19. Because of the strong interconnected relationship between our mind and our world, we will often find that changing our mental and emotional habits has a powerful effect on our outer experience. It seems like a miracle, but it's quite simple and straightforward if you think about it. If you work with your propensity to get jealous, it will seem like there are fewer and fewer people to envy. If you work with your anger, people won't make you so mad.
  20. When a person or event triggers painful emotions, we can distinguish between the trigger and the propensity. We can ask ourselves, as openly and objectively as possible, "What is the main cause of my suffering? Is it my supervisor or is it my propensities?" This kind of closeness and friendship with our propensities creates the right causes and conditions for them to loosen up and unwind.
  21. Knowing how to work with our emotions is really the key to finding balance and equanimity, qualities that support us as we go forward through all the transitions and gaps that we are yet to experience.
  22. The Dharma tells us that all our experiences of discomfort, anxiety, being disturbed, and being bothered are rooted in our kleshas. This Sanskrit term means "destructive emotions" or "pain-causing emotions." The three main kleshas are craving, aggression, and ignorance.
  23. We can only stand in the shoes of others to the degree that we can stand in our own. When we turn a blind eye to our own emotions and propensities, we cut ourselves off from others. It's as simple as that.
  24. In the traditional analogy, confusion and wisdom are like ice and water, which are both made of the same molecules. The only difference is that ice is frozen and water isn't.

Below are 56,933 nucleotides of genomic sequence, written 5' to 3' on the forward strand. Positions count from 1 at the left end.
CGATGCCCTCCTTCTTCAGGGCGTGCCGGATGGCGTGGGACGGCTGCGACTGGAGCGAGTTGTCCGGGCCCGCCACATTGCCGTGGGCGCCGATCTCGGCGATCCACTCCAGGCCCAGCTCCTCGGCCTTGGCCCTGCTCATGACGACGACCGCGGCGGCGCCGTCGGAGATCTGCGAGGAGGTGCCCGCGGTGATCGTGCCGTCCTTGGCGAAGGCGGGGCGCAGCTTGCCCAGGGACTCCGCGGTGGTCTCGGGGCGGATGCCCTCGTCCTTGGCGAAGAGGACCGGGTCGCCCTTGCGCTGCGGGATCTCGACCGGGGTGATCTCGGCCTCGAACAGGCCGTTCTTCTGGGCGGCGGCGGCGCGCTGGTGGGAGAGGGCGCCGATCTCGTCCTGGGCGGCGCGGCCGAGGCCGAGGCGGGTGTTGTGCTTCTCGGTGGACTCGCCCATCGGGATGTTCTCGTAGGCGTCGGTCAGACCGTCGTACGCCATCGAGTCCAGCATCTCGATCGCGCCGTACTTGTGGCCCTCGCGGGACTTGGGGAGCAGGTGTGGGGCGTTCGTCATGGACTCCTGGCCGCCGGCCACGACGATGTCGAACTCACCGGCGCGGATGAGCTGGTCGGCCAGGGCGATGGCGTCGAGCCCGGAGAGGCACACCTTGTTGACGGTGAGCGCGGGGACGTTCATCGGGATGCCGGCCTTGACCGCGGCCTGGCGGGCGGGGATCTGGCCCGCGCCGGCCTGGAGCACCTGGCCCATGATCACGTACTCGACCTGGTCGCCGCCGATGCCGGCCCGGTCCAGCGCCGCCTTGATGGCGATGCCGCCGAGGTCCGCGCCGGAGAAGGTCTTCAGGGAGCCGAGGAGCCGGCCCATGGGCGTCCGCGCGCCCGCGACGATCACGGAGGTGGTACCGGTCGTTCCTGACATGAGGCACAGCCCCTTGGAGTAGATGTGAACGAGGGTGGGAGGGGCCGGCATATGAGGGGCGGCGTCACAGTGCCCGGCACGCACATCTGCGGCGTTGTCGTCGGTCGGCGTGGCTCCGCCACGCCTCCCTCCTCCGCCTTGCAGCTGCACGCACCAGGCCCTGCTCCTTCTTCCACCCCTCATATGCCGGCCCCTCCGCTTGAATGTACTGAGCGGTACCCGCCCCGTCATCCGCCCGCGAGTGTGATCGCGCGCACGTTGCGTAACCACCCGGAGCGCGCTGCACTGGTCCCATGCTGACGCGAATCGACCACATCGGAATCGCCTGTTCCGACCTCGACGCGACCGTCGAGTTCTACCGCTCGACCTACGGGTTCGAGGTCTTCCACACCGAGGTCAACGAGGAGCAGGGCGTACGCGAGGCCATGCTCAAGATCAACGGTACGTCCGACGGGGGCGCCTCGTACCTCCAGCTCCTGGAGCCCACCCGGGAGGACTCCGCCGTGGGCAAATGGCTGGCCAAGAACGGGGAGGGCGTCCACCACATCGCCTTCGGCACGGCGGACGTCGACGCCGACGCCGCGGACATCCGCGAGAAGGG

25. By getting in touch with the physical sensation of our neurosis, we come to know the feeling of wisdom as well. From this point of view, wisdom feels like relaxation, expansion, openness. Instead of fighting with our emotions, we let them be. We don't act them out or repress them. We simply let them be. We simply connect with what they feel like. Instead of tightening up with our strong opinions and storylines, we relax and allow the co-emergent wisdom in our kleshas to speak for itself. If we practice in this way, our emotions themselves will become our most direct path of awakening.
  26. An essential thing to remember, and one that will serve us well in the bardos, is that the nature of all these buddhas, those awakened beings, is no different from the nature of our own mind.
  27. If we train ourselves as much as possible in staying open to the unpredictable, groundless appearances of this life, we may have the instinct to stay open in the bardo of dharmata and become fully awakened.
  28. On a simple, everyday level, sacred world begins with an attitude of openness and curiosity rather than judgment and dread. When you wake up in the morning, you think, "I wonder what's going to happen today" as opposed to "I've already figured out why today is going to be miserable." Your attitude is "I'm ready for anything," rather than "Oy vey."
  29. "Basic goodness" isn't about good and bad in the ordinary, dualistic sense. What it means is that everything is the display of wisdom. We can allow everything to be just as it is--without being for or against it, without labeling it as right or wrong, pleasant or unpleasant, ugly or beautiful. This is the attitude of basic goodness. Instead of following our ego's likes and dislikes, we can learn to enjoy phenomena just as they are. Instead of seeing everything through the filter of our habits and propensities, we can appreciate our world just as it is.
  30. The truth is not always something we want to hear. But in order to experience our full potential as human beings, we would be wise to appreciate the truth in whatever form it appears.
  31. It may seem like we're smelling the same lilac scent or feeling the same anger from one moment to the next, but if we slow down enough to notice the continuous, subtle movement of life, it becomes apparent how everything is in a constant state of flux and that there are lots of gaps.